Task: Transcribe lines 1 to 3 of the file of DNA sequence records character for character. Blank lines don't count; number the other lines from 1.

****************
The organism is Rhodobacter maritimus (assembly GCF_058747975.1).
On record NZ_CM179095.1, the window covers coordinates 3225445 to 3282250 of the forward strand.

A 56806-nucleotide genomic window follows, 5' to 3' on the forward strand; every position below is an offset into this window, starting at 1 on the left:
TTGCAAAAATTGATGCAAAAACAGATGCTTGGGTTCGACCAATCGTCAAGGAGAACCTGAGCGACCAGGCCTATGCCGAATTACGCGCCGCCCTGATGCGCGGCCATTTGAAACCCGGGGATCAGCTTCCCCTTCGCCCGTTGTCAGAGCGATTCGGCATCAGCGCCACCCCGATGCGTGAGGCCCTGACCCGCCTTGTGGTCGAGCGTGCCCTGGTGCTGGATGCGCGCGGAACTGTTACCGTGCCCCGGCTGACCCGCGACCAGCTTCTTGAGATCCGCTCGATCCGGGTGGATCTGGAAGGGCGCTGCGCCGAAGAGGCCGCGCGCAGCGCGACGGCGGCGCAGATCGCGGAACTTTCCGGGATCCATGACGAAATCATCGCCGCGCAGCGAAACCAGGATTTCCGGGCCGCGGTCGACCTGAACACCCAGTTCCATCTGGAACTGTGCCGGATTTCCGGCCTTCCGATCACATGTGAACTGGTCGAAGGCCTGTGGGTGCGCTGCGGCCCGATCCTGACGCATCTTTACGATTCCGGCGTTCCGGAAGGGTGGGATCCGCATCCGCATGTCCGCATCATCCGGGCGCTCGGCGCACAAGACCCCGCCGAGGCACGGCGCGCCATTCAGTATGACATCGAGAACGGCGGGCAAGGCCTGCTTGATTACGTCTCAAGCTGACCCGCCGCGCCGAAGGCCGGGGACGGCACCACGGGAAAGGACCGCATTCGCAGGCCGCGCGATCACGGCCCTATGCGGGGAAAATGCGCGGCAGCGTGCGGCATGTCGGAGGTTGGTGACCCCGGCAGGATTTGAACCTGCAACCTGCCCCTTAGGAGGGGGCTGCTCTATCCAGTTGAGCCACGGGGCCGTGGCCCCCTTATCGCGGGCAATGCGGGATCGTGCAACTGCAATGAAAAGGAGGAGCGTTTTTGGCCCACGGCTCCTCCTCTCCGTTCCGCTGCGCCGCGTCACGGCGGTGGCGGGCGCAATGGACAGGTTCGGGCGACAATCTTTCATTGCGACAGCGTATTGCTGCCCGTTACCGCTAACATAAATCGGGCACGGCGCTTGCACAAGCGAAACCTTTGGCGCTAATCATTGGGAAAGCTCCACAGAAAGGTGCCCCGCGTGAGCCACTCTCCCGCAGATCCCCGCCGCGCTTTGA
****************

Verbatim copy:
The organism is Rhodobacter maritimus (assembly GCF_058747975.1).
On record NZ_CM179095.1, the window covers coordinates 3225445 to 3282250 of the forward strand.

A 56806-nucleotide genomic window follows, 5' to 3' on the forward strand; every position below is an offset into this window, starting at 1 on the left: